Spanish media is reporting that an English-speaking sailor in his 70s, who was found drifting in a yacht in a busy Atlantic shipping channel off Portugal, is connected to the case of missing Lisa Brown
A Spanish newspaper is reporting that a sailor rescued from a busy Atlantic shipping lane by the crew of a passing yacht, is Ron Beasley, who has been interviewed in connection with the case of missing Lisa Brown.
The sailor, who claimed he had amnesia and couldn’t remember his own name, was found drifting on a 32-foot Colvic Atlanta 200 miles off Portugal.
The crew of Kaskazi Four towed the yacht to the Portuguese port of Portimão, where the sailor was taken to hospital.
He had told his rescuers that “he was fleeing from gangsters and murders”.
The Olive Press reports that the sailor is 71-year-old Ron Beasley, from Swansea, Wales, who was initially arrested for “withholding information” in connection with the disappearance of mother-of-one Lisa Brown.
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He left Spain for Portugal on his grandson’s boat, breaking his bail conditions, and without his passport which was being held by the Spanish police.
He claims said he was forced to leave Spain because of the “Costa del Sol drug mafia”, who believed he was “a grass”.
Lisa Brown, 32, was last seen on 4 November 2015 at her home in San Roque in Spain.
The police were notified about her disappearance when she didn’t pick up her eight-year-old son from school.
Her family believe she has been murdered and her body either buried on land or dumped at sea.
A sailor, who claimed to be suffering from amnesia, has been rescued from a busy Atlantic shipping lane by the crew of a passing yacht.
The man, who couldn’t remember his own name but claimed he was fleeing gangsters, was on a 32-foot Colvic Atlanta when he was spotted by one of the crew of Kaskazi Four.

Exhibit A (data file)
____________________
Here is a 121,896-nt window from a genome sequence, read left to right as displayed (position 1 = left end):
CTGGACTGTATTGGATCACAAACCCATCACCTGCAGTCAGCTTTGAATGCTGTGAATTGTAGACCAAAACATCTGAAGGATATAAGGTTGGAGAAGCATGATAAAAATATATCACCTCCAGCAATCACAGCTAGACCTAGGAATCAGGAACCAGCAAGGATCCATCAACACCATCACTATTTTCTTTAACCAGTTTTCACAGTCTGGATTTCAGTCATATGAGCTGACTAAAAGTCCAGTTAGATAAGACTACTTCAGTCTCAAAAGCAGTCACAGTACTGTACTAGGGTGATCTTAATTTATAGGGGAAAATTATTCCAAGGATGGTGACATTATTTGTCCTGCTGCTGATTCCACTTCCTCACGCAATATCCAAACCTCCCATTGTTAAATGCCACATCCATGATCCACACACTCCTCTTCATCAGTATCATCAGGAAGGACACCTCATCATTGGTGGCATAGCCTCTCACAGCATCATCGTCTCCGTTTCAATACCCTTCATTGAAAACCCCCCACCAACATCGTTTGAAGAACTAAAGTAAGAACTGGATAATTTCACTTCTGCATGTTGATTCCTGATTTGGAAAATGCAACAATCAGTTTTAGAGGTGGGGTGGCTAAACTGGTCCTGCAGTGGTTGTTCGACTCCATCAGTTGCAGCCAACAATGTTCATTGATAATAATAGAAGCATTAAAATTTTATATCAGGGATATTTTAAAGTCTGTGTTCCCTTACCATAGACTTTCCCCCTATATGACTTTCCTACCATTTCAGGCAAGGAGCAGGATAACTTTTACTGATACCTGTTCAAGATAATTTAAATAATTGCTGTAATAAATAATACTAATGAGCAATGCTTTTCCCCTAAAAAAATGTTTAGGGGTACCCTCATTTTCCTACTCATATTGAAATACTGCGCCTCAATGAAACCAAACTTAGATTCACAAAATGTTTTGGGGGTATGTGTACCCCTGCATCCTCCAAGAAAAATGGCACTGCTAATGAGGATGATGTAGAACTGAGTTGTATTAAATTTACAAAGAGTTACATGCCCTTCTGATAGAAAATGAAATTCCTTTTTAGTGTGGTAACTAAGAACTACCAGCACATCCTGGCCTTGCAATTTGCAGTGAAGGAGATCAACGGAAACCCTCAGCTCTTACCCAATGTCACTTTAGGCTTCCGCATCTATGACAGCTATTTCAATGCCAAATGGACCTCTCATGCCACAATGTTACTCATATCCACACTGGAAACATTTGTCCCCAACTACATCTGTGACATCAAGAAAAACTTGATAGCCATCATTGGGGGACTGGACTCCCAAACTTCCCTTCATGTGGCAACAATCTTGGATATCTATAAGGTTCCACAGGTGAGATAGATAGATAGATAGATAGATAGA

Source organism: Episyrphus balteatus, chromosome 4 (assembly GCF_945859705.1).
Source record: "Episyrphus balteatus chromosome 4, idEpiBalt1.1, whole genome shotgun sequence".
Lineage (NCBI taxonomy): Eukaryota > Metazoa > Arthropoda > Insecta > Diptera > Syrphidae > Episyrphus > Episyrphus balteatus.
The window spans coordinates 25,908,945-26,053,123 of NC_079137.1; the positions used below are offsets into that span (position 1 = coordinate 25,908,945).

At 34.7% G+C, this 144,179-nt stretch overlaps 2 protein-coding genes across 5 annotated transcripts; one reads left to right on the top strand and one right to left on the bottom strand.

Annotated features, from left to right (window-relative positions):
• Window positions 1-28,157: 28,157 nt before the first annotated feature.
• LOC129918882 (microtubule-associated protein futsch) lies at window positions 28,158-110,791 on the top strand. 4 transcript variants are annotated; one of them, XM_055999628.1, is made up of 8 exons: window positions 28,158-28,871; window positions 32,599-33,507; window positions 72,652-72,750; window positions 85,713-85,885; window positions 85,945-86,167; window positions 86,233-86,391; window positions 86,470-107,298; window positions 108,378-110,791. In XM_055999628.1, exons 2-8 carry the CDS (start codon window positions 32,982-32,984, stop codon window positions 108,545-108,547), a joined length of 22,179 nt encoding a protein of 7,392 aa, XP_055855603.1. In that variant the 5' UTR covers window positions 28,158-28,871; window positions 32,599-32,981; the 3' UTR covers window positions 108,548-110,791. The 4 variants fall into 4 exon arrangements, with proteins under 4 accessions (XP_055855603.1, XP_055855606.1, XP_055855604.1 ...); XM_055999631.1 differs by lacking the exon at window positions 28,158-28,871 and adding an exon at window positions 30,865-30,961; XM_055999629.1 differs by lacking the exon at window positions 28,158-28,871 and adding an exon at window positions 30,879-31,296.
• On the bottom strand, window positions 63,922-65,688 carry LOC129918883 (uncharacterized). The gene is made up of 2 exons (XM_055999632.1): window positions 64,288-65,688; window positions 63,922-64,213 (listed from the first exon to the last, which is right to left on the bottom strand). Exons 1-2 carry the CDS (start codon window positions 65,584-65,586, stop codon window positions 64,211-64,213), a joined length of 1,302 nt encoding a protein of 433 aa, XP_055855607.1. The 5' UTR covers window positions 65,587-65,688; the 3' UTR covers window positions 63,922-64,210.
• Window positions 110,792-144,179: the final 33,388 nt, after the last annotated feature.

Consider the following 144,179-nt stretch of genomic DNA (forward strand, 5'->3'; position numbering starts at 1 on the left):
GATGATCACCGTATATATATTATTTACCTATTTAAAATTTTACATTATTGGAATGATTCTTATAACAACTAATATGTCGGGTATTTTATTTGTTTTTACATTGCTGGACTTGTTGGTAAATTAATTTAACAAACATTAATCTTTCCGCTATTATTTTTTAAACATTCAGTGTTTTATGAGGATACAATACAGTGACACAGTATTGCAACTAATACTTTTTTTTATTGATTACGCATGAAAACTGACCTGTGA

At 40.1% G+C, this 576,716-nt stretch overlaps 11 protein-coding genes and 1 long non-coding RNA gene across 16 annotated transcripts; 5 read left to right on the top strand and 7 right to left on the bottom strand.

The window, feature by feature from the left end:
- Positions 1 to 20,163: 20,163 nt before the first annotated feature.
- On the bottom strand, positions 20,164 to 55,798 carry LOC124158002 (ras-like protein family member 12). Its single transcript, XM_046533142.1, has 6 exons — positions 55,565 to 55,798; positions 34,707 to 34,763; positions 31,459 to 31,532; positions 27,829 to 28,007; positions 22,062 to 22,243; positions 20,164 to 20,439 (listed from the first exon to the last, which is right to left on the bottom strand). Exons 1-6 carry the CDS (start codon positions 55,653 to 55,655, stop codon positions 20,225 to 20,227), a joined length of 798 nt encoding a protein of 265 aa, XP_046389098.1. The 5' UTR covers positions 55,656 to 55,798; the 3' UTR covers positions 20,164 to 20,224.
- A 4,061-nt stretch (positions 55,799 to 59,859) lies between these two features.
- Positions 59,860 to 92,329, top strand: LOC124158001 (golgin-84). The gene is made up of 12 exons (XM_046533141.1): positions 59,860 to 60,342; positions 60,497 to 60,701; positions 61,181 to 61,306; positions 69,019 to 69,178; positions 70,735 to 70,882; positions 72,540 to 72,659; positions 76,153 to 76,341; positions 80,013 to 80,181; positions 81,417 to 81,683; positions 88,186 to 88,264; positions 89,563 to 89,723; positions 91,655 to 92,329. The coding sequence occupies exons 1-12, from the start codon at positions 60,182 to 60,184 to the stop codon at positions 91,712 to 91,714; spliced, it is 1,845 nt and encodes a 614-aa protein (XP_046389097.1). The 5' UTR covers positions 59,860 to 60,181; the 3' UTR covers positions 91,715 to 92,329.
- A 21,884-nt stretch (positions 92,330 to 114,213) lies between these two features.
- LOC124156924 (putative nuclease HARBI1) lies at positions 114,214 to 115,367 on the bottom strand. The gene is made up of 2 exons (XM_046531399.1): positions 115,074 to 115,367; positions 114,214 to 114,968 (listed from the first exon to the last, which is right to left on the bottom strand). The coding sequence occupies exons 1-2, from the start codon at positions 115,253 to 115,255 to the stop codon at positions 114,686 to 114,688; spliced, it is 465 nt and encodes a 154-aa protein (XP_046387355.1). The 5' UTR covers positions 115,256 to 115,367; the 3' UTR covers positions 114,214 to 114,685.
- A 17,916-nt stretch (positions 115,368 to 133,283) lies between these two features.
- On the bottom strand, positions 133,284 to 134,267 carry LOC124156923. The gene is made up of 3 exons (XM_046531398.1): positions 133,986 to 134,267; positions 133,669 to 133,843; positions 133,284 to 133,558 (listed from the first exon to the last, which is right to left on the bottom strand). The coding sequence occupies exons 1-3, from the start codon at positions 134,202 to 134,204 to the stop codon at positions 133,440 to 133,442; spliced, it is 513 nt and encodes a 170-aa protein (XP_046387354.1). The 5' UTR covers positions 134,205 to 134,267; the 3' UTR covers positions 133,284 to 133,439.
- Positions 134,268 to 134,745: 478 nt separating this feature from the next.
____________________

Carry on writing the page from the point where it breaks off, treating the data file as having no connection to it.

Writing for the online yachting magazine, www.tuttobarche.it, under the name Isolaria Pacifico, the crew member recounted how she spotted the yacht, which had a torn jib, while on dawn watch. It appeared to be drifting in the Traffic Separation Scheme around 200 miles off Portugal.
After shouting to rouse the man’s attention, he appeared on deck in torn clothes, wearing a life jacket. He indicated that he had “no radio, no engine, no electricity”.
A crew member went on board the disabled yacht to see if the engine could be fixed.
Although it couldn’t be fixed, the 70-year-old man, who has an artificial leg, refused to abandon his boat.
“He does not remember his name, he does not know where he left (from), he says he has been at sea for three weeks, but there is no trace of food on board and above all he does not have a drop of water,” explained Isolaria Pacifico.
“He says to leave me (him) here, let me just launch the mayday. (But it’s not possible we are your mayday!) He talks in the vacuum and believes there are other people with him on board.”
The crew of Kaskazi Four then decided to tow the yacht to the Portuguese port of Portimão, which took 13 hours. They also contacted the Portuguese Rescue authorities to inform them of their discovery.
During the voyage, one of the crew – a nurse – prepared a bottle of sugar, water and salt, believing the man to be dehydrated. The one legged sailor was asked if he was diabetic. He said he wasn’t but had a heart condition.
When the two boats arrived in Portimão they were met by an ambulance crew who took the man to hospital.
Isolaria Pacifico said that based on documents found on board, the boat belongs to a Welsh pensioner who relocated to Gibraltar.
“How long was he in the sea without water, and why was he in that state? Was he lost? Or had he lost his mind before sailing?” asked Isolaria Pacific.
“To us and the rescuers he said he was fleeing from gangsters and murders . True stories or dreams? Consequence of drift and dehydration, or cause?”
The boat currently remains in the yacht marina in Portimão.